Following the life of water: Center for Urban Ecology gets $257,000 grant

The sound of rain dripping from the gutter isn’t unfamiliar to residents of the area, which experienced the third wettest June on record. But where does the rain go after it falls?

Butler University’s Center for Urban Ecology (CUE) plans to solve this mystery with the development of its project titled ‘Following the Life of Water’ (FLOW).

The National Oceanic and Atmospheric Administration gave a $257,000, three-year grant to CUE.

The grant will allow CUE to develop a smartphone application called “Raindrop” to exhibit the flow of water from the Indianapolis community into the White River.

CUE’s main goal is to show people how water is affected by the actions they take in their own backyards before running into the river.

“We want people to realize that what they do on a house and for their house [wherever they are] connects with the people and the river all the way in downtown Indianapolis,” said Tim Carter, director of CUE.

“Raindrop” will use templates to allow users to see how water flows and track the pollutants water picks up as it travels from their house to two different points on the White River, Carter said.

Users will be able to view three separate conditions—the water’s path in current conditions and weather, the path water has taken historically in the past and how the climate patterns will change with future conditions.

CUE will collaborate with Indianapolis Museum of Art (IMA) and New York City’s Mary Miss Studio, to pilot the FLOW project within the Indianapolis community.

Carter said artist Mary Miss will create a physical exhibit at the IMA involving “walkable river maps.”

There will be stopping points along the Central Canal Towpath that use mirrors to link visitors with the environment, Carter said.

“Using the mirrors will allow you to see yourself reflected within the river to connect that you are the one who can make a difference,” he said.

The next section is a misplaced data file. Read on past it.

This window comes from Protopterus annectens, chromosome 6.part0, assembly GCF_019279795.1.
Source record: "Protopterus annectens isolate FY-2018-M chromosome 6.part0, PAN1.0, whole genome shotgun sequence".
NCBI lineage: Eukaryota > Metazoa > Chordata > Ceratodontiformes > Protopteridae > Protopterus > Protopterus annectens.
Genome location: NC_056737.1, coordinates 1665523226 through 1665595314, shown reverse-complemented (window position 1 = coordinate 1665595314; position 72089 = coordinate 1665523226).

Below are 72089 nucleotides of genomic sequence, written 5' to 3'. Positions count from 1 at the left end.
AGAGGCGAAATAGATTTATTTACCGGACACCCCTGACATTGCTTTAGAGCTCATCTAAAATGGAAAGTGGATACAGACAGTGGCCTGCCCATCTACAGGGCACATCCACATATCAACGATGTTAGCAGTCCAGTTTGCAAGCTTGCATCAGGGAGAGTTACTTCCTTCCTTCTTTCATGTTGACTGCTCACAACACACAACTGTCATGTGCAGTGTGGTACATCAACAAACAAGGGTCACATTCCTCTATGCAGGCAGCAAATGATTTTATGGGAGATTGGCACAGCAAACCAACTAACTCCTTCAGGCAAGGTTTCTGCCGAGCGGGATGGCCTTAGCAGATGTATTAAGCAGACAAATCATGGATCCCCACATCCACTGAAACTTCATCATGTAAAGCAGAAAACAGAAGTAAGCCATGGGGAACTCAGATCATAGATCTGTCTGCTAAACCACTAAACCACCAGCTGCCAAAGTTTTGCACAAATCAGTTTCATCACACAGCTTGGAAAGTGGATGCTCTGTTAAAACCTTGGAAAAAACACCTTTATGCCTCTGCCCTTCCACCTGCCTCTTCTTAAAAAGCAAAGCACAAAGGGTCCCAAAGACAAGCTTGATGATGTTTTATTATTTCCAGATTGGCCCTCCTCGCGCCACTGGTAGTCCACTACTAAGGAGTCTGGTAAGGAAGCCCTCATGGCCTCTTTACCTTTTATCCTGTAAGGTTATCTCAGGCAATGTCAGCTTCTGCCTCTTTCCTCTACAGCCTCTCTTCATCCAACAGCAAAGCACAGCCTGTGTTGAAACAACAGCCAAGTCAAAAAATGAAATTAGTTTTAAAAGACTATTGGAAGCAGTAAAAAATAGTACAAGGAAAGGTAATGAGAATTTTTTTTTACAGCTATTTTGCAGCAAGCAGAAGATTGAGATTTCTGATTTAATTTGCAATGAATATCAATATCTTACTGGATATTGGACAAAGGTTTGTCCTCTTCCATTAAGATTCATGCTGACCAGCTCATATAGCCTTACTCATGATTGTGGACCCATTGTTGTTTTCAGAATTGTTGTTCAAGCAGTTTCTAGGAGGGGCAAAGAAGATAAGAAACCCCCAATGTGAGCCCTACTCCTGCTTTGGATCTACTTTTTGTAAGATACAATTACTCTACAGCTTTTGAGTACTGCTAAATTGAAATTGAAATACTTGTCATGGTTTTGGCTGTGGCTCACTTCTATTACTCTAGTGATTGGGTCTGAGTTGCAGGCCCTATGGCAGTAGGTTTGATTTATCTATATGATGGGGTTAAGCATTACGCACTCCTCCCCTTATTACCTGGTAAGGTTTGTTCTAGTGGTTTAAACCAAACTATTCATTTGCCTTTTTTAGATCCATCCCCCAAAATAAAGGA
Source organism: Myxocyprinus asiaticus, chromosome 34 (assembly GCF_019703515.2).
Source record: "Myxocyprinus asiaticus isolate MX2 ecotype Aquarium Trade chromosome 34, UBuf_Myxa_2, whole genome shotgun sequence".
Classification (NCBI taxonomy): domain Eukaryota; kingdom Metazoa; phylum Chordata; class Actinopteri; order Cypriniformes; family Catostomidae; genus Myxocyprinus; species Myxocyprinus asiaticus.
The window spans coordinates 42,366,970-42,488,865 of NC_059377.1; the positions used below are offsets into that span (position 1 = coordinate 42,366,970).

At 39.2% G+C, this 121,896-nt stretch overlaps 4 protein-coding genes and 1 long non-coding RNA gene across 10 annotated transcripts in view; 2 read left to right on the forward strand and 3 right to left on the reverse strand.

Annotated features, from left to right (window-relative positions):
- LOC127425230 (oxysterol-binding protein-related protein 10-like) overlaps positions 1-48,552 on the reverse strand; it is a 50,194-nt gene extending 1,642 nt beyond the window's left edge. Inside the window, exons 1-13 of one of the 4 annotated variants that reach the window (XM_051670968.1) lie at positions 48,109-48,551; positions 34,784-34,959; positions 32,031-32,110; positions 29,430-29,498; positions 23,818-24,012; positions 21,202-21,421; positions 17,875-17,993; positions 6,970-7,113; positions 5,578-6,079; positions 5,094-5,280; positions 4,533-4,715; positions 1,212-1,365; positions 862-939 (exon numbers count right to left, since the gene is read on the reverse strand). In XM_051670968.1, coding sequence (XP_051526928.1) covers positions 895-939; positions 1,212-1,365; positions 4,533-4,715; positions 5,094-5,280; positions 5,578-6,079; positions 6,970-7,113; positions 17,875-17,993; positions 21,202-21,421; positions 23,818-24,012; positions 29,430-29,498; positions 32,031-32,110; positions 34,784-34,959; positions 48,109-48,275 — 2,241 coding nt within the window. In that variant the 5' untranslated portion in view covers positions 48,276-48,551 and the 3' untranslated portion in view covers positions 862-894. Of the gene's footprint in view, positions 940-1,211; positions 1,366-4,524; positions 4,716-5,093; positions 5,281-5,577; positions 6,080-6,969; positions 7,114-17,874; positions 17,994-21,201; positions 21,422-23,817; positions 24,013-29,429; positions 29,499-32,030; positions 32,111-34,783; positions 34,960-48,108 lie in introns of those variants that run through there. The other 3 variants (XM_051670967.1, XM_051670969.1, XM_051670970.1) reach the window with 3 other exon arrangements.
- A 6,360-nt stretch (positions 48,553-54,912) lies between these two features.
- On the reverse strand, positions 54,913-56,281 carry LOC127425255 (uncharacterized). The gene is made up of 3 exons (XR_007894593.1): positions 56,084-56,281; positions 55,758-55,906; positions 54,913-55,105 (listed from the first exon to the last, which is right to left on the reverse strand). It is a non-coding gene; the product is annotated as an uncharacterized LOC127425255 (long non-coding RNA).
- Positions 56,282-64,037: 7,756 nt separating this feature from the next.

Carter said the idea is that the science behind the “Raindrop” application, in combination with the physical artworks, will display the urban ecological effects to a vast and diverse audience from the Indianapolis community.

“[The project uses] affective learning contrasted with cognitive learning so you are not just learning head knowledge, but you are connected with the material through environment, emotions, concerns and people,” Carter said.

IMA Director of Education and Visitor Experience Linda Duke said Mary Miss’ goal is that people will develop a better understanding of the importance of our local waterways in terms of our health and quality of life.

Duke said, “[Miss] seeks to make the river and canal and the whole complex water ecology more visible and to attract people and arouse their wonder and curiosity about these matters scientifically, aesthetically and even to raise an interest in policies and laws that affect the health of the waterways,” said Duke.

Duke said Miss has been talking with the IMA for a number of years to create a project to help raise environmental awareness in the new 100 Acres: The Virginia B. Fairbanks Art and Nature Park.

She said Miss’ idea for FLOW seemed like the perfect fit.

“She envisions the FLOW project here in Indianapolis as a kind of model for what other cities could do with public art that increases understanding and awareness of the environment,” Duke said.

The FLOW project will debut in September of 2011 with the opening of the IMA exhibit and the availability of the “Raindrop” application.

Carter said the chance to help pilot this project is a great opportunity for the university.

“For Butler, this is a nationally significant initiative,” Carter said. “We can be very proud to have started this national program here in Indianapolis and at Butler as this is locally, regionally and nationally important.”

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